I hate to admit it, but there is definitely some resemblance between me and the older son in today’s infamous “Prodigal Son” Gospel.
Have you ever found yourself questioning or getting resentful over doing the right things in faith, and yet not being blessed in the same way as others? Feeling like you got the short end of the stick instead? I definitely feel this way from time to time.
In fact, just yesterday, after being appointed to another ministry role (my 6th), I had some resentments about it. I thought: God gives me more work, but not the desires of my heart for a family which He gives others. Why is that? You could say I sounded a bit like that older son.
Are you like me? It’s hard when the faithful just keep getting piled on with more work for the Kingdom, while everyone else seemingly gets to bask in their fulfilled desires of family, friends, riches, travel, hobbies, and so forth. It’s hard watching so many do absolutely nothing for the Kingdom, while the few that do just keep getting piled on.
Somehow we mistakenly think that faithfulness earns us rewards on earth, especially when we see prodigals who wind up with bigger blessings than us and we’re busy being faithful worker-bee disciples. God’s unconditional grace towards anyone and everyone doesn’t make sense in a world that is caught up in merit and earning rewards. We think we should be getting those rewards.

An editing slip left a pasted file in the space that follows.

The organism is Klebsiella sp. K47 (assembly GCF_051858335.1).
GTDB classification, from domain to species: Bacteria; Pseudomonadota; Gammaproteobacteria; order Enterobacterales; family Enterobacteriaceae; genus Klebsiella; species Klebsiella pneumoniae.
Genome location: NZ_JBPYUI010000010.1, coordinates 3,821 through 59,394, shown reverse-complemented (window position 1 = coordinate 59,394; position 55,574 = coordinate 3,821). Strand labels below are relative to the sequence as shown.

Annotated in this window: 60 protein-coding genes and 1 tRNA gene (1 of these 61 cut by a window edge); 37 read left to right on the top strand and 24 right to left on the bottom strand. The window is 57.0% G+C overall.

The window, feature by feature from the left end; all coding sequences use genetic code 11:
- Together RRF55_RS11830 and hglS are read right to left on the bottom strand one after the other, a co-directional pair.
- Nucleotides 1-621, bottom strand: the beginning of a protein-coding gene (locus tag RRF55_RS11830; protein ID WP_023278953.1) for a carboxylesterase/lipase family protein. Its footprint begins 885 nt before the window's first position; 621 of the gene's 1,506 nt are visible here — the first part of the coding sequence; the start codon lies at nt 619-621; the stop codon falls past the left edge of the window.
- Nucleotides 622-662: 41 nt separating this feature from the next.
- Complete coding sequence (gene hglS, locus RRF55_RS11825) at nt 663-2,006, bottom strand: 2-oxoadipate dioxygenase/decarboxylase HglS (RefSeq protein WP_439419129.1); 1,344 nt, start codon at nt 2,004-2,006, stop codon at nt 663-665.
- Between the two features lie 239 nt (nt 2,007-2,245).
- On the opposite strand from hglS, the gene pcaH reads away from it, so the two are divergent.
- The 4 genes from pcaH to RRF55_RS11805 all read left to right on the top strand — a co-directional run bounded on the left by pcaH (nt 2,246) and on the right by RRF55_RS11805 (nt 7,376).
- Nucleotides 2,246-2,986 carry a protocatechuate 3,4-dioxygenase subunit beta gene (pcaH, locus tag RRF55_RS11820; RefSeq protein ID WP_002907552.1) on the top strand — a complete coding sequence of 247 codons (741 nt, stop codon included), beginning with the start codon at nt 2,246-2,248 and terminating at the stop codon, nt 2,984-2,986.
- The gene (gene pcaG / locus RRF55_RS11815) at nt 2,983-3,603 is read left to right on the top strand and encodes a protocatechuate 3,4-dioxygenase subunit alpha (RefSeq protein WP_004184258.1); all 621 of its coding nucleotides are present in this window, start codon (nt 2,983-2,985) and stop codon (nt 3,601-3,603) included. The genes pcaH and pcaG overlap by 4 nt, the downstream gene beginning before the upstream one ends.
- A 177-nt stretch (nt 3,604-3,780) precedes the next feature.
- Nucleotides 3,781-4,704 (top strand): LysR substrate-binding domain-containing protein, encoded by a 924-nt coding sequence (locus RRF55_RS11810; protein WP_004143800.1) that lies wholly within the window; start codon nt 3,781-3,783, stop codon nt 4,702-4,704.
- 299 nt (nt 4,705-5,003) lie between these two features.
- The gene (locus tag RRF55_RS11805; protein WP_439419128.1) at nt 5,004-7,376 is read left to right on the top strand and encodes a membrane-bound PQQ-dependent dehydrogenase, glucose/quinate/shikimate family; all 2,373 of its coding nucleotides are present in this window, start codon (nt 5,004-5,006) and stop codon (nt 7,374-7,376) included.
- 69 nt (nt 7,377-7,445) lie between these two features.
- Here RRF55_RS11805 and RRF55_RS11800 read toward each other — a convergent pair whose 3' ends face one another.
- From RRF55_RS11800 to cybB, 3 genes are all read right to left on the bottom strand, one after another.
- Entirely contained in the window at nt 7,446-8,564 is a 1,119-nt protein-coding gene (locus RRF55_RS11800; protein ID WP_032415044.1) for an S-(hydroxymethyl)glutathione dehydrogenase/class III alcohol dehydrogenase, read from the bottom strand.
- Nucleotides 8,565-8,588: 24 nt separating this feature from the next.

When I fall prey to this kind of older son thinking, it helps to remind myself that I am a prodigal too in some ways, and God’s mercy and grace have blessed me too. I may stray in less big ways, but I still sin and stray in smaller ways.
It also helps to remind myself that I too am blessed and I too receive some rewards - perhaps those unseen by the rest of the world like greater closeness to God, peace in my soul of knowing I’m on the path to heaven, and fulfillment of serving others.
There's also the exercise of thinking of people you admire most. I heard this on a recent talk: generally, the people we admire most in life are the people who led self-sacrificing lives like grandmothers, saints and Mother Teresa. In the end, do we really admire the prodigals who got materially blessed and graced without any real faithfulness or the people that stayed faithful through thick and thin? Most of us would probably say no.
And lastly, maybe I need to see my appointment more in light of the second reading today, “Christ Jesus our Lord considered me trustworthy in appointing me to the ministry.” Perhaps that work He gives me is because I’m a trusted servant.
Today I hear God ask me that question: which would you rather be -- the blessed prodigal or the trusted servant? Knowing deep within, I am both: mercifully treated, compassionately loved, blessed with grace, and trusted to carrying on His work.